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8

The Ramma in siman 131 siff 2 brings from the Beis Yosef who quotes a Rokeach -- The Rokeach also writes in siman 324 not to 'fall' unless in front of a seffer torah. And a siman for this is found in the war against Ay (Yehoshua 7, 6) 'and he fel lon his face in front of the aron'." The Beis Yosef concludes by saying if it's accepted (kabbala), ...


6

Standard Sifrei Torah today have 42 lines in each column. While there are different opinions how many lines a Sefer Torah should be (See Keses Hasofer 13:6), this has not developed solwly out of Halacha. There's a good article about how this came to be here Until some 30 years ago, Sofrim didn't really have a good tikkun to copy from. They either used ...


6

Sefaria has an API that will serve it up as a JSON object.


5

The Taz in hilchos Sefer Torah Yoreh Deah siman 271 s.k. 8 says it is a good ksiva.


5

The מהר'ל in תיפארת ישראל , chapter 63 explains in length that these ketarim are actually secrets and deep ideas, related to concepts foreign to the materialistic perspective of the world. דע כי יש כתרים ותגין על אותיות התורה, שכשם שגוף התיבות מורים על דברי תורה עצמם, כך התגין שהם על האותיות שבתורה מורים על השגות דקות מאוד מאוד יוצאים מן התורה עצמה, ...


4

There are two factors determining the start of columns in sifrei torah: Halacha requires that certain words be at the top of the column. The acronym for these words is בי"ה שמו, the mem of which is מה טובו as you noted. Despite the best efforts of earlier poskim including Keset Hasofer, it is traditional for all other columns to begin with the letter ...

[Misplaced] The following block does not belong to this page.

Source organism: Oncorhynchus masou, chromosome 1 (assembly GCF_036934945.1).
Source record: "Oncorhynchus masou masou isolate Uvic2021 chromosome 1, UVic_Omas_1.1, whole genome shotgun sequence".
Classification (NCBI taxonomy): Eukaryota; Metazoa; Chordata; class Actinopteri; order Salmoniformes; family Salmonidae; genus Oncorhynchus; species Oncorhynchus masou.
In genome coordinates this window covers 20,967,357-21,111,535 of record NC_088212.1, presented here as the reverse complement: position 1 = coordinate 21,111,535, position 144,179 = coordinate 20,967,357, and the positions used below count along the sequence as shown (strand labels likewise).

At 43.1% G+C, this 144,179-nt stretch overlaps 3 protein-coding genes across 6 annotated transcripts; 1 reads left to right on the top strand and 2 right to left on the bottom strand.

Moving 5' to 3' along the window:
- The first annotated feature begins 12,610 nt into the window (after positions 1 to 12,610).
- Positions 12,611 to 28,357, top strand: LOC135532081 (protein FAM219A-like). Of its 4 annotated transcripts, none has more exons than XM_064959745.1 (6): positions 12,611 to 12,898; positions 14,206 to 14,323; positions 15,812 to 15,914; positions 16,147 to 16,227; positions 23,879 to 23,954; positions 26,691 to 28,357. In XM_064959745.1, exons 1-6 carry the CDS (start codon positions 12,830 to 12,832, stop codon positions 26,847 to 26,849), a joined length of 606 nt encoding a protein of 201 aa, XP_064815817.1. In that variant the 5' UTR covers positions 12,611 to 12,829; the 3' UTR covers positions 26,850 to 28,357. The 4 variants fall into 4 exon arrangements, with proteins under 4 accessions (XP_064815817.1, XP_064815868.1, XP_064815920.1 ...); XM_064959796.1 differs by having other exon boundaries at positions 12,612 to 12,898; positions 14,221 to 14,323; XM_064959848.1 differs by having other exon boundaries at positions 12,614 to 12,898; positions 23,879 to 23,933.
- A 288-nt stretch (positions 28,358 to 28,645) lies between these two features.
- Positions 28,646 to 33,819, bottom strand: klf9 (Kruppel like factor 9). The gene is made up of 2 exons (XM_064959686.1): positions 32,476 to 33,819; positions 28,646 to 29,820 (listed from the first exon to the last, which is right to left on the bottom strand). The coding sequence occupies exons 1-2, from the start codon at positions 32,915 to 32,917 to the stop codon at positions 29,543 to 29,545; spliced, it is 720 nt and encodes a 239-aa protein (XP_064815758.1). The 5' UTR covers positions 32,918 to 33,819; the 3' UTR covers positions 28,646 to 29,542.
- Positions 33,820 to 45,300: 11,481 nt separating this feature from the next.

4

Mechon Mamre's "תיקון קוראים" (also downloadable) has each word of the Pentateuch in a separate span element; pasuk-final words have different attributes in those elements. This is thus a machine-parseable Pentateuch with machine-parseable delineation of p'sukim, which seems to be what you seek.


3

That's why The Shulchan Aruch Harav (32:20) writes: ומכאן אתה למד שאין צריך לכסות מלפניו שאר האותיות כמו שנוהגין שא"כ אף החכם שמבין הענין שקורא מהיכן יבין לקרות אות זו כהלכתה כיון שאינו יודע ענינה ופירושה ומכל מקום אות שנפסקה בנקב ונשתייר ממנה גם למטה מהנקב צריך לכסות מלפניו מה שלמטה מהנקב לפי שהוא יצרפנה עם מה שלמעלה מהנקב ויקרא האות כהלכתה ...


3

It's a רש"י in שבת on Daf :י"ג that says: והספר. כל כתבי הקודש תורה נביאים וכתובים פוסלין תרומה במגען


2

Ha Rav Riskin mentioned the following, in regard to a somewhat different question on women's minyanim. There are some authorities - including my teacher and mentor, Rav Soloveitchik ztz"l - who maintain that since a Sefer Torah cannot become "tamei" (ritually impure), a woman may also read from a Sefer Torah, but without the order of aliyot and berakhot ...


2

There are cases where you can use a sefer for not learning for example you can use another sefer (of equal or less kedusha) to raise the height of the sefer one is learning from. However I couldn't find anything that said specifically that you can't take out a sefer and not learn from it. In general we should be sure to show great honor and reverence to ...


2